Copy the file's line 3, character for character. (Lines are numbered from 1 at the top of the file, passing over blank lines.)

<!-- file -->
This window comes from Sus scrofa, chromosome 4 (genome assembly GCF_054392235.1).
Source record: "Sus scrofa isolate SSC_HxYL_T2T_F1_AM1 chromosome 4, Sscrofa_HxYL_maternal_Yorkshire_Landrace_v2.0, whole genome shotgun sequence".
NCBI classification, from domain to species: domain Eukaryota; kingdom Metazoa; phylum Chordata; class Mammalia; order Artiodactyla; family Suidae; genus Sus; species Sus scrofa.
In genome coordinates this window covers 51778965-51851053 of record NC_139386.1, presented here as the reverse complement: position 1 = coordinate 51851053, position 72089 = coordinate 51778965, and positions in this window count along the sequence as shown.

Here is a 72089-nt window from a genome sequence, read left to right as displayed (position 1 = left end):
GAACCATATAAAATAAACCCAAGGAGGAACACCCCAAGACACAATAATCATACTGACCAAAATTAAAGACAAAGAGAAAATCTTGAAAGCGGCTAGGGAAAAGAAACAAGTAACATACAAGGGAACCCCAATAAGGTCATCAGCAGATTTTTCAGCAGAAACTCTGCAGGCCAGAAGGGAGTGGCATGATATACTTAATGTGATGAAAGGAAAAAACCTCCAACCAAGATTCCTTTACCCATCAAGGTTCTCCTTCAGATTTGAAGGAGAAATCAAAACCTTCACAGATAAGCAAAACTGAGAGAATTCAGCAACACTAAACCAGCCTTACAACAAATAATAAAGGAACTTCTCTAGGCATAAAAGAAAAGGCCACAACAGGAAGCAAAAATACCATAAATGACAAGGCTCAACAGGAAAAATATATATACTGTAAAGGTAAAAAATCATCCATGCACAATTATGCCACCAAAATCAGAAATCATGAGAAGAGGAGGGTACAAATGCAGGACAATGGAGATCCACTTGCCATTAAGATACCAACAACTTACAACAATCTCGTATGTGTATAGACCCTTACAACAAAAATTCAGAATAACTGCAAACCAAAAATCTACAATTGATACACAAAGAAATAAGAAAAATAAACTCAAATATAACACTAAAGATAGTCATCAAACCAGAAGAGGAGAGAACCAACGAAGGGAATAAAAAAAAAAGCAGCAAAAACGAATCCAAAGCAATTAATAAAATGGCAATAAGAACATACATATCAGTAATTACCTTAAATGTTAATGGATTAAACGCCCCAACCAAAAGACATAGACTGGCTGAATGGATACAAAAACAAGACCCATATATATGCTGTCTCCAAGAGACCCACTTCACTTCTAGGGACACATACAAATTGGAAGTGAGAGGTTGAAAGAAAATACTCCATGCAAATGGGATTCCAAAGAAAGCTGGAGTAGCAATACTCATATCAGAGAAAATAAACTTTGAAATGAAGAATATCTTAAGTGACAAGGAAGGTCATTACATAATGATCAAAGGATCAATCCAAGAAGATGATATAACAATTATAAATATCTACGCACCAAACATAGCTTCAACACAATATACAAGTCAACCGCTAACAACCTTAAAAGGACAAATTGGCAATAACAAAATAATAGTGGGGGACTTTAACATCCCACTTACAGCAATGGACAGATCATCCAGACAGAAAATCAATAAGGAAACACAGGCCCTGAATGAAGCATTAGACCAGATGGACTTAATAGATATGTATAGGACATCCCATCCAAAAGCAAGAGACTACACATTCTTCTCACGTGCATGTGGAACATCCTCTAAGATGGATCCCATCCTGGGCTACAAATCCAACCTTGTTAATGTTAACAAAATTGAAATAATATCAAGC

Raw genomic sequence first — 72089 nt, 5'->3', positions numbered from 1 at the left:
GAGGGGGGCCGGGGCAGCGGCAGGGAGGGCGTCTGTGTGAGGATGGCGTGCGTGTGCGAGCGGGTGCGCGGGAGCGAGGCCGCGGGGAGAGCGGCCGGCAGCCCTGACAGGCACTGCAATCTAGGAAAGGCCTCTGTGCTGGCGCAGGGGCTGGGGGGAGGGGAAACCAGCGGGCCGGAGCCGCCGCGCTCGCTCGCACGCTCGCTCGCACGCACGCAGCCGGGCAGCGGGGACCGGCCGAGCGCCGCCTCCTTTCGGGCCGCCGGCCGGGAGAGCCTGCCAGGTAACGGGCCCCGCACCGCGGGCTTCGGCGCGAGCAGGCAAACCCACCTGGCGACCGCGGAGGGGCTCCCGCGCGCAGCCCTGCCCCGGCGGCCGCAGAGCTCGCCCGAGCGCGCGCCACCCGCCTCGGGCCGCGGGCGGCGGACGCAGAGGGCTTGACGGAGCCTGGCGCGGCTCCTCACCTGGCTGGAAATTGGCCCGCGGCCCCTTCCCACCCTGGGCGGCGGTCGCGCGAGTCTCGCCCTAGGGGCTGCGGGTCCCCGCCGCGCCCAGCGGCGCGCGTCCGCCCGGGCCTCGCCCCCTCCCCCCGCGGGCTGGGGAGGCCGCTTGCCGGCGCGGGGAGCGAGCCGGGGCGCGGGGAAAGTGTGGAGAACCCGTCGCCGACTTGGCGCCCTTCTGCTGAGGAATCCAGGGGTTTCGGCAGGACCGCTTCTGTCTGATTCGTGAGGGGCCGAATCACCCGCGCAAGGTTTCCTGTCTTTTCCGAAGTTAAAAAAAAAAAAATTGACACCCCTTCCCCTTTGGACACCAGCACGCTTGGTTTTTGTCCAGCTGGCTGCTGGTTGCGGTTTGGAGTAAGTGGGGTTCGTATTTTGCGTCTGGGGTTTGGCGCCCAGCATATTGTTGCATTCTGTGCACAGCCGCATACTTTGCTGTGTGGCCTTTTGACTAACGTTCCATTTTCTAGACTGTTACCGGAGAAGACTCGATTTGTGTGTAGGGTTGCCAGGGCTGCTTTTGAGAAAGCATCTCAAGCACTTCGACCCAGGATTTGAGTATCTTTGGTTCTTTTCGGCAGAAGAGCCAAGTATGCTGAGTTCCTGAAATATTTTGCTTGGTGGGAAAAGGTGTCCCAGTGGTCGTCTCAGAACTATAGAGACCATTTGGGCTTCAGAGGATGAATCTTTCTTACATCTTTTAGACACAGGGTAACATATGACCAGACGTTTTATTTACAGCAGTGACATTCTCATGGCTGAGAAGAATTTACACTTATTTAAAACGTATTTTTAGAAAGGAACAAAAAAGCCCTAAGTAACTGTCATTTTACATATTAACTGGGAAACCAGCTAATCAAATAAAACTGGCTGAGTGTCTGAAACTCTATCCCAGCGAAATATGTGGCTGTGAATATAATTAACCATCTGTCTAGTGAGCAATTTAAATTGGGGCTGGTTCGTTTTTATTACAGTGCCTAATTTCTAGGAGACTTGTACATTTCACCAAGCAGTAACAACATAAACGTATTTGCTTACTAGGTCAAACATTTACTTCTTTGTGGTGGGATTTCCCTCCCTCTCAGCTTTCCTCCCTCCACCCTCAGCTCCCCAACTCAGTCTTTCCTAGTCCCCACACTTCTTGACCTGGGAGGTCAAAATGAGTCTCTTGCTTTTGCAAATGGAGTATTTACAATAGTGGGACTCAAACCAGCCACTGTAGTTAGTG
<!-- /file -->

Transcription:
NCBI classification, from domain to species: domain Eukaryota; kingdom Metazoa; phylum Chordata; class Mammalia; order Artiodactyla; family Suidae; genus Sus; species Sus scrofa.